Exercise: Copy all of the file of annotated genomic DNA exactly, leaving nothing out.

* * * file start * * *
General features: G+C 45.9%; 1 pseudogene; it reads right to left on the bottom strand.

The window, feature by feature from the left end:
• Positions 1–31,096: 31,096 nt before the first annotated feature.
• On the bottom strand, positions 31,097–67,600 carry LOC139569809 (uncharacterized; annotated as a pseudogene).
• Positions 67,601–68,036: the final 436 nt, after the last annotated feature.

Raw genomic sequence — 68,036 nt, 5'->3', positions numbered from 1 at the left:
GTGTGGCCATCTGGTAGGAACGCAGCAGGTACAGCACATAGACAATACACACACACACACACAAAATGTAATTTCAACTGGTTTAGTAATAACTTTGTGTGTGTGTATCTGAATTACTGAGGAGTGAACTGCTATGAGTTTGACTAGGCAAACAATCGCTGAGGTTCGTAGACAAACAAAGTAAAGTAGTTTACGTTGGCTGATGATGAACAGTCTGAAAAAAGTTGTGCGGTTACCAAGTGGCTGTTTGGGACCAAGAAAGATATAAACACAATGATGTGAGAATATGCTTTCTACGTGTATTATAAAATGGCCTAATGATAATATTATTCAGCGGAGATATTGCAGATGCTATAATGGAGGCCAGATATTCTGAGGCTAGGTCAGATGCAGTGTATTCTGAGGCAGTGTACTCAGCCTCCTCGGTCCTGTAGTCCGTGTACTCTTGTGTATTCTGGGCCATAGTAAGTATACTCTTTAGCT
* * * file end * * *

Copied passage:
General features: G+C 45.9%; 1 pseudogene; it reads right to left on the bottom strand.

The window, feature by feature from the left end:
• Positions 1–31,096: 31,096 nt before the first annotated feature.
• On the bottom strand, positions 31,097–67,600 carry LOC139569809 (uncharacterized; annotated as a pseudogene).
• Positions 67,601–68,036: the final 436 nt, after the last annotated feature.

Raw genomic sequence — 68,036 nt, 5'->3', positions numbered from 1 at the left:
GTGTGGCCATCTGGTAGGAACGCAGCAGGTACAGCACATAGACAATACACACACACACACACAAAATGTAATTTCAACTGGTTTAGTAATAACTTTGTGTGTGTGTATCTGAATTACTGAGGAGTGAACTGCTATGAGTTTGACTAGGCAAACAATCGCTGAGGTTCGTAGACAAACAAAGTAAAGTAGTTTACGTTGGCTGATGATGAACAGTCTGAAAAAAGTTGTGCGGTTACCAAGTGGCTGTTTGGGACCAAGAAAGATATAAACACAATGATGTGAGAATATGCTTTCTACGTGTATTATAAAATGGCCTAATGATAATATTATTCAGCGGAGATATTGCAGATGCTATAATGGAGGCCAGATATTCTGAGGCTAGGTCAGATGCAGTGTATTCTGAGGCAGTGTACTCAGCCTCCTCGGTCCTGTAGTCCGTGTACTCTTGTGTATTCTGGGCCATAGTAAGTATACTCTTTAGCT